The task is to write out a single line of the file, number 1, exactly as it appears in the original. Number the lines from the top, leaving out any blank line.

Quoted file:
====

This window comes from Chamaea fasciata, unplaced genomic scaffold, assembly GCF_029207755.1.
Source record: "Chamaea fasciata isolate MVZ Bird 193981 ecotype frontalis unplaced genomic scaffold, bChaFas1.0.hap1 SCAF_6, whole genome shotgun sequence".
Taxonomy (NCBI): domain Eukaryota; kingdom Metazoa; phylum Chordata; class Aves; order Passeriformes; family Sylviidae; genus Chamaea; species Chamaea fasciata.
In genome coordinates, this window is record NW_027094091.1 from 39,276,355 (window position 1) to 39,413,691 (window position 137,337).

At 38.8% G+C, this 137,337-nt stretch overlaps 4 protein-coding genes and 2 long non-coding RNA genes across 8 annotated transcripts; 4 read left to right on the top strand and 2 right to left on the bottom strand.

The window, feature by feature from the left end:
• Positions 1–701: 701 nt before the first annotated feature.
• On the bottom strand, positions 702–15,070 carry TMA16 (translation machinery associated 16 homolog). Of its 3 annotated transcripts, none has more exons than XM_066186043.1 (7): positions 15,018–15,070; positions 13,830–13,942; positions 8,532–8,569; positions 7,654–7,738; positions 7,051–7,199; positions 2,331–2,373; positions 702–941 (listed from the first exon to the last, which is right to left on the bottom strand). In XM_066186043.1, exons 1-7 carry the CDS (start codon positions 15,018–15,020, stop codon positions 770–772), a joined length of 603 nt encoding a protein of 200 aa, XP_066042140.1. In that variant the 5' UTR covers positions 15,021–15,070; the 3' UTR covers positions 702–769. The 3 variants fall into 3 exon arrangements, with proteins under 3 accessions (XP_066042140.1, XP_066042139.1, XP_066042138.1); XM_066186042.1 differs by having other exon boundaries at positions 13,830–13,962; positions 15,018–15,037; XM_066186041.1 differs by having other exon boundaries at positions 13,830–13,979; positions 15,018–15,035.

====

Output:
This window comes from Chamaea fasciata, unplaced genomic scaffold, assembly GCF_029207755.1.